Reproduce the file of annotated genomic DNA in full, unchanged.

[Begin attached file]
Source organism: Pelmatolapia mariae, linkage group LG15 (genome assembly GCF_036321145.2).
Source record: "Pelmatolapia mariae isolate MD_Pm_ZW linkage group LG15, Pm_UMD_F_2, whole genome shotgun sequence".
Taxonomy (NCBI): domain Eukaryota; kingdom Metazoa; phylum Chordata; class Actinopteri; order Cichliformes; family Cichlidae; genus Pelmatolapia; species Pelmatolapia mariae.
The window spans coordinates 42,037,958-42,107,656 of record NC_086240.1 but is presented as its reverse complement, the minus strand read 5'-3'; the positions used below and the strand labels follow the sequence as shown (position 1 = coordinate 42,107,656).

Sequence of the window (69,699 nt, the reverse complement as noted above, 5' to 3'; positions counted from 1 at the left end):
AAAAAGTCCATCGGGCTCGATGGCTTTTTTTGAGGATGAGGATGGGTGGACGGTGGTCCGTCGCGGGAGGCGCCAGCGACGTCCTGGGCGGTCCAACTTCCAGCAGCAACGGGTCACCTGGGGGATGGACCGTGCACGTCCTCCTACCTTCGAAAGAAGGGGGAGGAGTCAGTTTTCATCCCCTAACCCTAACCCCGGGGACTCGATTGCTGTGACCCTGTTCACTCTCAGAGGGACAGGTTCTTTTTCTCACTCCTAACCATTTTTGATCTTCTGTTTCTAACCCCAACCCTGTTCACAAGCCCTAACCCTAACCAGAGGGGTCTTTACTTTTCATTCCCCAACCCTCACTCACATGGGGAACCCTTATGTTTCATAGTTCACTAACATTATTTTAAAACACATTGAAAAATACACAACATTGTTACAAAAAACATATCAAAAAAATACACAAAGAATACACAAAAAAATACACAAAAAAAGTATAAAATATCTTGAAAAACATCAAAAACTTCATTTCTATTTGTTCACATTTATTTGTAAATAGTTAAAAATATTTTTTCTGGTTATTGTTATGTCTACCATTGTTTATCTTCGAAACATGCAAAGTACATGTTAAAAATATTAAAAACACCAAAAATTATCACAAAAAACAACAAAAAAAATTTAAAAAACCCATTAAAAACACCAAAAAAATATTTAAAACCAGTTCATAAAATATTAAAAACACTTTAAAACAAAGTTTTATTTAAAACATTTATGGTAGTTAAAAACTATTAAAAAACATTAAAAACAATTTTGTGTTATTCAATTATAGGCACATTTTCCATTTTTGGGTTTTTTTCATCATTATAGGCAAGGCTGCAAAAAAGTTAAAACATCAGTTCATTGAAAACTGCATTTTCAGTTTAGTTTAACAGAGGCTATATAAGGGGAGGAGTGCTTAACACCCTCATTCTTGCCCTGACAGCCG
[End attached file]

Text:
Source organism: Pelmatolapia mariae, linkage group LG15 (genome assembly GCF_036321145.2).
Source record: "Pelmatolapia mariae isolate MD_Pm_ZW linkage group LG15, Pm_UMD_F_2, whole genome shotgun sequence".
Taxonomy (NCBI): domain Eukaryota; kingdom Metazoa; phylum Chordata; class Actinopteri; order Cichliformes; family Cichlidae; genus Pelmatolapia; species Pelmatolapia mariae.
The window spans coordinates 42,037,958-42,107,656 of record NC_086240.1 but is presented as its reverse complement, the minus strand read 5'-3'; the positions used below and the strand labels follow the sequence as shown (position 1 = coordinate 42,107,656).

Sequence of the window (69,699 nt, the reverse complement as noted above, 5' to 3'; positions counted from 1 at the left end):
AAAAAGTCCATCGGGCTCGATGGCTTTTTTTGAGGATGAGGATGGGTGGACGGTGGTCCGTCGCGGGAGGCGCCAGCGACGTCCTGGGCGGTCCAACTTCCAGCAGCAACGGGTCACCTGGGGGATGGACCGTGCACGTCCTCCTACCTTCGAAAGAAGGGGGAGGAGTCAGTTTTCATCCCCTAACCCTAACCCCGGGGACTCGATTGCTGTGACCCTGTTCACTCTCAGAGGGACAGGTTCTTTTTCTCACTCCTAACCATTTTTGATCTTCTGTTTCTAACCCCAACCCTGTTCACAAGCCCTAACCCTAACCAGAGGGGTCTTTACTTTTCATTCCCCAACCCTCACTCACATGGGGAACCCTTATGTTTCATAGTTCACTAACATTATTTTAAAACACATTGAAAAATACACAACATTGTTACAAAAAACATATCAAAAAAATACACAAAGAATACACAAAAAAATACACAAAAAAAGTATAAAATATCTTGAAAAACATCAAAAACTTCATTTCTATTTGTTCACATTTATTTGTAAATAGTTAAAAATATTTTTTCTGGTTATTGTTATGTCTACCATTGTTTATCTTCGAAACATGCAAAGTACATGTTAAAAATATTAAAAACACCAAAAATTATCACAAAAAACAACAAAAAAAATTTAAAAAACCCATTAAAAACACCAAAAAAATATTTAAAACCAGTTCATAAAATATTAAAAACACTTTAAAACAAAGTTTTATTTAAAACATTTATGGTAGTTAAAAACTATTAAAAAACATTAAAAACAATTTTGTGTTATTCAATTATAGGCACATTTTCCATTTTTGGGTTTTTTTCATCATTATAGGCAAGGCTGCAAAAAAGTTAAAACATCAGTTCATTGAAAACTGCATTTTCAGTTTAGTTTAACAGAGGCTATATAAGGGGAGGAGTGCTTAACACCCTCATTCTTGCCCTGACAGCCG